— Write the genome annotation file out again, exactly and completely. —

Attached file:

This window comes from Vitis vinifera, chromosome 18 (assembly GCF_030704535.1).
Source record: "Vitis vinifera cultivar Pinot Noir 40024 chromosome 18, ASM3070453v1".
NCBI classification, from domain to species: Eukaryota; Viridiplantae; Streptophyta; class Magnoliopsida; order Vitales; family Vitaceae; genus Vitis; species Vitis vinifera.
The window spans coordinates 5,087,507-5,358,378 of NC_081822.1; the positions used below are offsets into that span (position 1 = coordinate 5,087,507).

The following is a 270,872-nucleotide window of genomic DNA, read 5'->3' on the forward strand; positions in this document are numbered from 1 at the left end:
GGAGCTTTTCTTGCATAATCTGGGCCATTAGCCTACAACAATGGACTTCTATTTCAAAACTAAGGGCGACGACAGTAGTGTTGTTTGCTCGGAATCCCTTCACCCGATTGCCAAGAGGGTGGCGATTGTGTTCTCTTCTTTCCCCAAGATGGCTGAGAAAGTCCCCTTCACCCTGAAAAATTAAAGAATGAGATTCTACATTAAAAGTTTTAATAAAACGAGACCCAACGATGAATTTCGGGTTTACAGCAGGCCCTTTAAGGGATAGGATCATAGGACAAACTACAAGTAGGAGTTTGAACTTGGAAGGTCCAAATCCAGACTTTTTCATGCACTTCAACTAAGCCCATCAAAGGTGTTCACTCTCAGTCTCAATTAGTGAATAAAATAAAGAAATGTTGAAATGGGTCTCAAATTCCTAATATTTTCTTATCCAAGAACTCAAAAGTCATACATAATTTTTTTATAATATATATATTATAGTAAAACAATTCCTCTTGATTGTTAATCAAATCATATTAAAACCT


This window comes from Vitis vinifera, chromosome 18 (assembly GCF_030704535.1).
Source record: "Vitis vinifera cultivar Pinot Noir 40024 chromosome 18, ASM3070453v1".
NCBI classification, from domain to species: Eukaryota; Viridiplantae; Streptophyta; class Magnoliopsida; order Vitales; family Vitaceae; genus Vitis; species Vitis vinifera.
The window spans coordinates 5,087,507-5,358,378 of NC_081822.1; the positions used below are offsets into that span (position 1 = coordinate 5,087,507).

The following is a 270,872-nucleotide window of genomic DNA, read 5'->3' on the forward strand; positions in this document are numbered from 1 at the left end:
GGAGCTTTTCTTGCATAATCTGGGCCATTAGCCTACAACAATGGACTTCTATTTCAAAACTAAGGGCGACGACAGTAGTGTTGTTTGCTCGGAATCCCTTCACCCGATTGCCAAGAGGGTGGCGATTGTGTTCTCTTCTTTCCCCAAGATGGCTGAGAAAGTCCCCTTCACCCTGAAAAATTAAAGAATGAGATTCTACATTAAAAGTTTTAATAAAACGAGACCCAACGATGAATTTCGGGTTTACAGCAGGCCCTTTAAGGGATAGGATCATAGGACAAACTACAAGTAGGAGTTTGAACTTGGAAGGTCCAAATCCAGACTTTTTCATGCACTTCAACTAAGCCCATCAAAGGTGTTCACTCTCAGTCTCAATTAGTGAATAAAATAAAGAAATGTTGAAATGGGTCTCAAATTCCTAATATTTTCTTATCCAAGAACTCAAAAGTCATACATAATTTTTTTATAATATATATATTATAGTAAAACAATTCCTCTTGATTGTTAATCAAATCATATTAAAACCT